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Dave Garoutte:

--- Quote from: Mike Caldwell on March 03, 2024, 05:16:45 PM ---Speaking of inserts I going to say that at most we are one generation away from a sound person knowing what to do with an insert rack fantail and an analog mixer.

--- End quote ---
Is that a bad thing?  We don't use abacuses anymore either. ::)

Scott Helmke:

--- Quote from: Mike Caldwell on March 03, 2024, 05:16:45 PM ---Speaking of inserts I going to say that at most we are one generation away from a sound person knowing what to do with an insert rack fantail and an analog mixer.

--- End quote ---

Which isn't really an applicable skill these days.  I'd rather have somebody who can troubleshoot network connections.

Anyways, for the topic please put me in the digital mixer (digital everything) category.

Mike Caldwell:

--- Quote from: Scott Helmke on March 03, 2024, 08:08:51 PM ---Which isn't really an applicable skill these days.  I'd rather have somebody who can troubleshoot network connections.

Anyways, for the topic please put me in the digital mixer (digital everything) category.

--- End quote ---

That was more of just a time line reference, the most I've done with an insert rack in the last ten years was to pull the equipment out of it and repurpose the rack!!

Yes to digital and the UI upgrades come along with each new generation.....most of the time!!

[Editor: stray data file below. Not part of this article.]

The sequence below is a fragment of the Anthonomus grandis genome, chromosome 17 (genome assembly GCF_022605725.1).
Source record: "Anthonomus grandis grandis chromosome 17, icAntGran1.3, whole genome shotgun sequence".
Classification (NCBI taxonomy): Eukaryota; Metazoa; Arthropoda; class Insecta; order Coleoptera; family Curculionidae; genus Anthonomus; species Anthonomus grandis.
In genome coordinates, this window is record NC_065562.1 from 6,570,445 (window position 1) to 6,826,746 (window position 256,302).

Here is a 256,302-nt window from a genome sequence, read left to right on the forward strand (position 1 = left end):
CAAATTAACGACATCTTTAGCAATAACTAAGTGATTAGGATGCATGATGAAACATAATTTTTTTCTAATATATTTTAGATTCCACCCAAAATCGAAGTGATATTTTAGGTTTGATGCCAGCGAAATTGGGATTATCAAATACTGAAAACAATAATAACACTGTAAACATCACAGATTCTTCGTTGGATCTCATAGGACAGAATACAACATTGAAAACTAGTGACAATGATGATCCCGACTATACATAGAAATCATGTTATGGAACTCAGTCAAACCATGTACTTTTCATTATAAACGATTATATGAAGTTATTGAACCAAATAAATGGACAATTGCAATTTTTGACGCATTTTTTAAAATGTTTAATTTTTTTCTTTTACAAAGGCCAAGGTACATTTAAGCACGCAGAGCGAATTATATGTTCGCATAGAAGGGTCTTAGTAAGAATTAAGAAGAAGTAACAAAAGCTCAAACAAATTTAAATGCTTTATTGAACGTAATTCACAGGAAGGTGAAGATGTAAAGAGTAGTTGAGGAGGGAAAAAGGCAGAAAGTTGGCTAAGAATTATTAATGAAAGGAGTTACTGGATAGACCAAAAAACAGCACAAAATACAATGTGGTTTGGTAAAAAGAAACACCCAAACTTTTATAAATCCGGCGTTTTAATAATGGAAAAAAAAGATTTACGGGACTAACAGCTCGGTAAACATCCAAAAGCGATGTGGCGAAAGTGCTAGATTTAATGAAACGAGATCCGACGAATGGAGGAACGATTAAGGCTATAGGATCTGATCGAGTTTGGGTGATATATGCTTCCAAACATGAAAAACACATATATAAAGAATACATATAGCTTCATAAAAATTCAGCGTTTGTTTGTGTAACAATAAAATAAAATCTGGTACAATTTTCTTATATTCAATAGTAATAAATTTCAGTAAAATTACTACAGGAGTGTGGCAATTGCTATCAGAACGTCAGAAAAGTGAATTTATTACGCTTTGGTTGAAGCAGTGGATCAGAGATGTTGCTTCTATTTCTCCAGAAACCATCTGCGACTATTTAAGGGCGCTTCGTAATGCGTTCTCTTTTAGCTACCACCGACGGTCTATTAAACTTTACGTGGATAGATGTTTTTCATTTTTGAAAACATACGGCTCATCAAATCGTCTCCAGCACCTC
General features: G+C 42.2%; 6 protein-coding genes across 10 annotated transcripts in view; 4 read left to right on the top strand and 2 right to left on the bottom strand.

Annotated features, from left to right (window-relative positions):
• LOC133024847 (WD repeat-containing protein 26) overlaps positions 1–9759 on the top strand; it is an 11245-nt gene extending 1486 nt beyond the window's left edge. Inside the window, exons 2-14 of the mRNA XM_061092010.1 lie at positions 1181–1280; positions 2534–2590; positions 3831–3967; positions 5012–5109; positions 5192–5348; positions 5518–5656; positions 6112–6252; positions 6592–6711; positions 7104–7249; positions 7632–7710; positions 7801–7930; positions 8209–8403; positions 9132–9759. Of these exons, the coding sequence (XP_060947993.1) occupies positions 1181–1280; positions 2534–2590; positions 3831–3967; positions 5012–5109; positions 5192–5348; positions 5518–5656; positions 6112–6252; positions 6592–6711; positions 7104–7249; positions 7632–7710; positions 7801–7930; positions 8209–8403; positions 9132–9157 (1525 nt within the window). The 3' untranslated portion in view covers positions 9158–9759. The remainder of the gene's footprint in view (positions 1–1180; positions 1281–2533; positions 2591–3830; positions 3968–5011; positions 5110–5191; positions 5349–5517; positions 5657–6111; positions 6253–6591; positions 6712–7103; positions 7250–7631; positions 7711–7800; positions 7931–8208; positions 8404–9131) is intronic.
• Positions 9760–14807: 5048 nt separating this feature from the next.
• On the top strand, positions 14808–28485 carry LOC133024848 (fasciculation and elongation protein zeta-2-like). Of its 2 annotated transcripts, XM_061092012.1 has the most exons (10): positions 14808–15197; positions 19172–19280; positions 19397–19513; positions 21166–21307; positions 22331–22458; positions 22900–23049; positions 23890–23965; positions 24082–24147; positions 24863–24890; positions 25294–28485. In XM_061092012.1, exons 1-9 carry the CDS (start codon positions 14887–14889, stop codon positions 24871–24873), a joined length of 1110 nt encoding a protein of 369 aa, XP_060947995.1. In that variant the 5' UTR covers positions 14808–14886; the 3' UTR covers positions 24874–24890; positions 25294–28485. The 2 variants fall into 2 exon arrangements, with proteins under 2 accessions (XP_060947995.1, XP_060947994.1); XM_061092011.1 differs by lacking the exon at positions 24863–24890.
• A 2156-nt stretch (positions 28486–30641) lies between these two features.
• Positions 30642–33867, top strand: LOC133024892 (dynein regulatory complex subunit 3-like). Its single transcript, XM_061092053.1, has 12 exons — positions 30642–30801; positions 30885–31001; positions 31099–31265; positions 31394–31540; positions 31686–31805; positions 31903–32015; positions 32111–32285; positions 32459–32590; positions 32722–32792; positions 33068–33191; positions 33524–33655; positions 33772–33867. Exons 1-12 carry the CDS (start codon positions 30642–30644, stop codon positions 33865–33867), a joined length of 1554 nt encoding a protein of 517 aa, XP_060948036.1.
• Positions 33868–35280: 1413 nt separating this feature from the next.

Riley Casey:
At least two things in play here I'd expect. At low frequencies high level audio impacts the entire body and not just the ears so the 'concert experience' could very easily be understood as wanting that sensation while judiciously reducing the SPL at the eardrum. As to what the bands want that could easily be put down to the musicians and perhaps their tour staff - managers, BEs, backline techs - having already suffered siginficant hearing loss from years of excessive exposure and thus their point of reference is offset.



--- Quote from: Brian Jojade on March 01, 2024, 02:51:25 PM ---That's one that I find quite interesting.  If most people now realize that it's just too freaking loud, you'd think that bands would want to mix quieter.

I try to do that on most shows, but some bands demand that I create earbleed levels.

--- End quote ---

Ken Braziel:

--- Quote from: Brian Jojade on March 01, 2024, 02:51:25 PM ---That's one that I find quite interesting.  If most people now realize that it's just too freaking loud, you'd think that bands would want to mix quieter.

I try to do that on most shows, but some bands demand that I create earbleed levels.

--- End quote ---

Depends on the situation and the band, when the venue has rules most band members will turn down when asked or not be invited back.

The club I work regularly gets really loud from audience chatter alone, especially when a full band fires up, so I still have to mix around 90-95db for the band to be heard, which is my comfort zone for full bands anyways. We have to keep it below 95 in there because they have "that one neighbor" who calls the cops when he can hear music in the background - the police are blind to us pointing out that we're well within the legal limit & the cars driving by outside are louder. When we have seated shows the audience is far more respectful & I can mix them appropriately low. Another outdoor venue I work in the summer can peak out over 100db without issues because they're in a large outdoor mall with no housing neighbors, it only got that loud a couple of times over 30 shows last summer.

To the subject I'm in the digital mixers & quality self-powered speakers camp, I love having a full outdoor concert setup that I can carry and work from my van, no need for box trucks at my size.

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